The Natural Disorder of Things
Observations on the Work of Doug Huston and George Liebert

Sally Alatalo, 2008

Baby. Everybody knows this is nowhere. Doug Huston and George Liebert are having a conversation. It's “music night,” a term they've devised for a back-and-forth, give-and-take, sometimes one-upmanship, of rock and roll. Their mutual love for and deep knowledge of the music, the songs, the versions, the covers, the origins, the rich layers of interpretation and tonal nuance, easily slip into their visual art. Layers cross, blur, influence, reiterate.

Walk a mile in my shoes. George recognizes possibility in a page of his sketchbook, scans it, prints a few copies, and returns the prints to his brush; like the underlying, unspoken connective tissue of an evening's play list, the print provides occasion for paintings to take form. Doug uses a digital scanner like a paintbrush, enacts a painter's gestures, and captures a syncopated passage to create a frazzled ground.

These days. One might not think of the traditions of representation of landscape when looking at either the work of D or G, though it's a shared root. But here and now, nature's all fucked up. Grey highways replace amber waves of grain. Video screens are windows. A cougar stumbles into a Chicago neighborhood and is lethally gunned down as if a criminal. Huston figures he saw the same cougar one afternoon while walking through the forest preserve behind his studio. He yearns for the wonder of this encounter to be ordinary, for the fascination of the unbuilt wild. So he plots a collaboration, conspiring with birds, insects, trees, or even ice, to fabricate and lend their frenetic traces, which he duly collects, chronicles and represents.

D's studio bookcase sags with encyclopedias of “picturesque America” and the natural world. Their engraved lines, and how they accumulate into a picture of a stag or a felled tree, are not unlike the halftone dots of a TV Guide, or a billboard, or the pixels of a computer screen. It's essentially about how a technology meets and scribes an image. D has a penchant for messing with both the conventions of seeing, and with the optical interfaces we take for granted. The indeterminate, alien backgrounds of his most recent pictures are created by dance-like interventions with a scanner. Likewise, the familiar, yet unearthly, silhouettes of a deer or rabbit are really just digital traces of light, ghosts of some past encounter with a wild so hindered, we doubt whether it's actually ever been. As viewers we find ourselves behind the wheel, staring through a confused mist with the same blind-sided, stunned gaze that's facing us.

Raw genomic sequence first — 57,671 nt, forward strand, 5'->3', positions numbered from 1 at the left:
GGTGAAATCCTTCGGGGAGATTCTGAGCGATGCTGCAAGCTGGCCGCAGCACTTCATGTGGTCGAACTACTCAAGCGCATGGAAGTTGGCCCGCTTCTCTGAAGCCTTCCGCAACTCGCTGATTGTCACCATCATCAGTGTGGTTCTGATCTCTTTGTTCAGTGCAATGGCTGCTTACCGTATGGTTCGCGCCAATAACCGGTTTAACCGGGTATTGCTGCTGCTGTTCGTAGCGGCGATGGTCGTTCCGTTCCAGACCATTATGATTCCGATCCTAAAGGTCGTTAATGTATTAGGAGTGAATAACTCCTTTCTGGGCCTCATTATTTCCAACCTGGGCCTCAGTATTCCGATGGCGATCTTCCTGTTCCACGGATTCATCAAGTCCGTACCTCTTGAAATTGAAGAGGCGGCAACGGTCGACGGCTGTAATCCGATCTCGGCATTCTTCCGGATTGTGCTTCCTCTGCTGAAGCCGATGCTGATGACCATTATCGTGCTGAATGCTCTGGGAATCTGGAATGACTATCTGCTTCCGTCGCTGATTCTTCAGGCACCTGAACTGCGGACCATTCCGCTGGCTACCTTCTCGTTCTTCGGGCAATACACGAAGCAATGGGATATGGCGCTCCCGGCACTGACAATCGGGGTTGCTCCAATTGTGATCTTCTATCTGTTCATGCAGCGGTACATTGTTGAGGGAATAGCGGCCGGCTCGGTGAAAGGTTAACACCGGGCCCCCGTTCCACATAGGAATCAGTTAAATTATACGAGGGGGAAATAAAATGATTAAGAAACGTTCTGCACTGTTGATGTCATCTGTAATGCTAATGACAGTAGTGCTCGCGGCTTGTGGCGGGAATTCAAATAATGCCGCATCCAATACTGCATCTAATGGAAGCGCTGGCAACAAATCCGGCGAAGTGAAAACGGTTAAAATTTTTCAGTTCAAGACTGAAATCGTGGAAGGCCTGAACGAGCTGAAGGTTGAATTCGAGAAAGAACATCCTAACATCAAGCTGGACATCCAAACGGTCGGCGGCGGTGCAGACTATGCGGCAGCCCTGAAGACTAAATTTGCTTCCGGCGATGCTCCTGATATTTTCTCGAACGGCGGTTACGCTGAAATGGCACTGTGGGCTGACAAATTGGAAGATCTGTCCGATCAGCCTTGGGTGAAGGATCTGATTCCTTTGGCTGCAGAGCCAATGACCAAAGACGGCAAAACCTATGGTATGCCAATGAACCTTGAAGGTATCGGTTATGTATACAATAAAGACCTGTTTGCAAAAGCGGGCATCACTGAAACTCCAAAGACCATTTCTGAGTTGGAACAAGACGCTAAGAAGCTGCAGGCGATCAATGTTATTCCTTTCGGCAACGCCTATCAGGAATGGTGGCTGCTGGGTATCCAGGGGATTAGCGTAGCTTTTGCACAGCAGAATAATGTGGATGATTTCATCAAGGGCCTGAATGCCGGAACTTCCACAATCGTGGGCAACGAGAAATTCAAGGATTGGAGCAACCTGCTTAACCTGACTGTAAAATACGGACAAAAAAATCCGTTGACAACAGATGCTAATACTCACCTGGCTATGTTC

Whispering pines. At first glance, George's natural history looks less sinister. He routinely paints en plein air. A pop landscape of shapes and colors seduces our attention from a coded inference of discontent. An amalgam of an ordinary, lived moment, G's personal psychic iconography gets scrambled with his astute observation and keen intellect. Two places he loves and retreats to--Mexico and the Upper Peninsula of Michigan--symbolically delimit the glut of stuff that finds its way into his pictures. Sex, death, rock-and-roll, cowboy movies, family, politics, and natural history coalesce into a Time's Square of second-by-second signification. The Searchers gets equal billing with a memory of his father. Alfred Jarry's Pere Ubu appears as a sidekick clue to the proposition that the Bush dynasty might be a contemporary, parallel parody. But ultimately, the complexity and chaos of subject and object provides fodder for G's essential, painterly concerns with foreground and background.

The sun medley. At the time of this writing, D and G were just beginning another kind of medley, a visual back-and-forth, give-and-take, maybe one-upmanship, of print, paint, gesture, image. As with their play lists, a sense of loss and redemption cycles through the work, anticipating the train, train, rollin' round the bend. Train, train, rollin' round, round the bend.

Play list song citations include:

Os Mutantes (1999)
Everybody Knows This is Nowhere, Neil Young and Crazy Horse, (1969); Susanna Hoffs and Matthew Sweet (2006)
Walk a Mile in my Shoes, Joe South (ca. 1970); Jimmy Lafave (2007)
These Days, Githead (2007)
Whispering Pines, Colin Linden (2004)
The Sun Medley, Delbert McClinton (1993)